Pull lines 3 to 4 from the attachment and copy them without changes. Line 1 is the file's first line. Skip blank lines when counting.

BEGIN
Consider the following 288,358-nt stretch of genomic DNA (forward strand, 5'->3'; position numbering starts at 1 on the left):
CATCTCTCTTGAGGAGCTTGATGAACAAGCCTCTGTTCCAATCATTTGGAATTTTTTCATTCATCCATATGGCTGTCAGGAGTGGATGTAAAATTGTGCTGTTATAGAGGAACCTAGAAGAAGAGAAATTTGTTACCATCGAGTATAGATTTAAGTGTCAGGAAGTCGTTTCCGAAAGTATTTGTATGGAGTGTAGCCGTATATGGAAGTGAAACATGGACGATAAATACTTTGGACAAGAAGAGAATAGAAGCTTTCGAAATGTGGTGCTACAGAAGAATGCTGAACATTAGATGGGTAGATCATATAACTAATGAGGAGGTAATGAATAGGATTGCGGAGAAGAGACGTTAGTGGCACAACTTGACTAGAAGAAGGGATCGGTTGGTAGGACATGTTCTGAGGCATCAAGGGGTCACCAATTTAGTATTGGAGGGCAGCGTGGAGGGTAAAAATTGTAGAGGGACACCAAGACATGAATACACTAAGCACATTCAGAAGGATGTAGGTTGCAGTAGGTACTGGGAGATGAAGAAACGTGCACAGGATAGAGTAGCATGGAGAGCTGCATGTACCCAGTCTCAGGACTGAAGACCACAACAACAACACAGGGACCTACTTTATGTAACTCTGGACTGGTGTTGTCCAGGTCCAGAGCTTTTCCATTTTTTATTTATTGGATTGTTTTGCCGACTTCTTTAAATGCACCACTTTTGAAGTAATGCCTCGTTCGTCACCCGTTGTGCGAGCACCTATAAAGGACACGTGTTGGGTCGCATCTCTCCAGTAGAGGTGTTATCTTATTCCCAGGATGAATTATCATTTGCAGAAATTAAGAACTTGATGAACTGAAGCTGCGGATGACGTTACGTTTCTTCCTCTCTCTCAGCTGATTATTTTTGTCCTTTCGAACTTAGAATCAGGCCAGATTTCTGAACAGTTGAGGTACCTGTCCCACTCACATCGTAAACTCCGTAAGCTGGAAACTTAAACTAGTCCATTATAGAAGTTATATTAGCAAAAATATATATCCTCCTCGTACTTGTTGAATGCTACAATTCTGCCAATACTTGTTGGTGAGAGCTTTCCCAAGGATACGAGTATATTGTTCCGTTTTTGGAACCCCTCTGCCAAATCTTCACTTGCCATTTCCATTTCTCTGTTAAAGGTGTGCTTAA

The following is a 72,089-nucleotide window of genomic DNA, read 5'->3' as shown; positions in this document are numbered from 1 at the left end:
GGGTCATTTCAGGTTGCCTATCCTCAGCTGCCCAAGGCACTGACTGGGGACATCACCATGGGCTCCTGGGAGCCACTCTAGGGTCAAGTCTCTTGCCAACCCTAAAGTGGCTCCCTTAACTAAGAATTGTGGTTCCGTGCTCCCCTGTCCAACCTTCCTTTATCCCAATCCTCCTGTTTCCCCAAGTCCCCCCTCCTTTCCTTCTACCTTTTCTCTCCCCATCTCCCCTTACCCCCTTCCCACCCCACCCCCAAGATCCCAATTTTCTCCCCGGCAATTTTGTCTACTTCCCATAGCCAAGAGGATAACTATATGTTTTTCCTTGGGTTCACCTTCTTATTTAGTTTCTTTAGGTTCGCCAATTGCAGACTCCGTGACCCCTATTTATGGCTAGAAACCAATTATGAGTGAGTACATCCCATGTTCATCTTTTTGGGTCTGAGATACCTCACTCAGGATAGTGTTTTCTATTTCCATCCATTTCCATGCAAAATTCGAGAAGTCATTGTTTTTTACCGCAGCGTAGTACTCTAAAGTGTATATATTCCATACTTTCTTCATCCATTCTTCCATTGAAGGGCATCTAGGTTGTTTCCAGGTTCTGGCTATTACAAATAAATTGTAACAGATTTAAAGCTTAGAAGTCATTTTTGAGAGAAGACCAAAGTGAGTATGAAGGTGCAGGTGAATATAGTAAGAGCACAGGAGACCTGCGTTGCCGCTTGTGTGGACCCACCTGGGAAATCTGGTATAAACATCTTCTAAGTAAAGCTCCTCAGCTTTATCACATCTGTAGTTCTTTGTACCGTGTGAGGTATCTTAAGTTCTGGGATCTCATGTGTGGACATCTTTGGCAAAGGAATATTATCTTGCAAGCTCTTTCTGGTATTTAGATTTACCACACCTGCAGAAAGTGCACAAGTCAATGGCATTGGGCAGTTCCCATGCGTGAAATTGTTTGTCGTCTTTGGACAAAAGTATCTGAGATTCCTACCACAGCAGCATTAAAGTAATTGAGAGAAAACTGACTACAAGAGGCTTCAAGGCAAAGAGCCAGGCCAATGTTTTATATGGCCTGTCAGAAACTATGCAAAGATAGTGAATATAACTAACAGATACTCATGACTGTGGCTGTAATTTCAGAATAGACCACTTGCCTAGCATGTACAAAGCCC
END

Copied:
The following is a 72,089-nucleotide window of genomic DNA, read 5'->3' as shown; positions in this document are numbered from 1 at the left end:
GGGTCATTTCAGGTTGCCTATCCTCAGCTGCCCAAGGCACTGACTGGGGACATCACCATGGGCTCCTGGGAGCCACTCTAGGGTCAAGTCTCTTGCCAACCCTAAAGTGGCTCCCTTAACTAAGAATTGTGGTTCCGTGCTCCCCTGTCCAACCTTCCTTTATCCCAATCCTCCTGTTTCCCCAAGTCCCCCCTCCTTTCCTTCTACCTTTTCTCTCCCCATCTCCCCTTACCCCCTTCCCACCCCACCCCCAAGATCCCAATTTTCTCCCCGGCAATTTTGTCTACTTCCCATAGCCAAGAGGATAACTATATGTTTTTCCTTGGGTTCACCTTCTTATTTAGTTTCTTTAGGTTCGCCAATTGCAGACTCCGTGACCCCTATTTATGGCTAGAAACCAATTATGAGTGAGTACATCCCATGTTCATCTTTTTGGGTCTGAGATACCTCACTCAGGATAGTGTTTTCTATTTCCATCCATTTCCATGCAAAATTCGAGAAGTCATTGTTTTTTACCGCAGCGTAGTACTCTAAAGTGTATATATTCCATACTTTCTTCATCCATTCTTCCATTGAAGGGCATCTAGGTTGTTTCCAGGTTCTGGCTATTACAAATAAATTGTAACAGATTTAAAGCTTAGAAGTCATTTTTGAGAGAAGACCAAAGTGAGTATGAAGGTGCAGGTGAATATAGTAAGAGCACAGGAGACCTGCGTTGCCGCTTGTGTGGACCCACCTGGGAAATCTGGTATAAACATCTTCTAAGTAAAGCTCCTCAGCTTTATCACATCTGTAGTTCTTTGTACCGTGTGAGGTATCTTAAGTTCTGGGATCTCATGTGTGGACATCTTTGGCAAAGGAATATTATCTTGCAAGCTCTTTCTGGTATTTAGATTTACCACACCTGCAGAAAGTGCACAAGTCAATGGCATTGGGCAGTTCCCATGCGTGAAATTGTTTGTCGTCTTTGGACAAAAGTATCTGAGATTCCTACCACAGCAGCATTAAAGTAATTGAGAGAAAACTGACTACAAGAGGCTTCAAGGCAAAGAGCCAGGCCAATGTTTTATATGGCCTGTCAGAAACTATGCAAAGATAGTGAATATAACTAACAGATACTCATGACTGTGGCTGTAATTTCAGAATAGACCACTTGCCTAGCATGTACAAAGCCC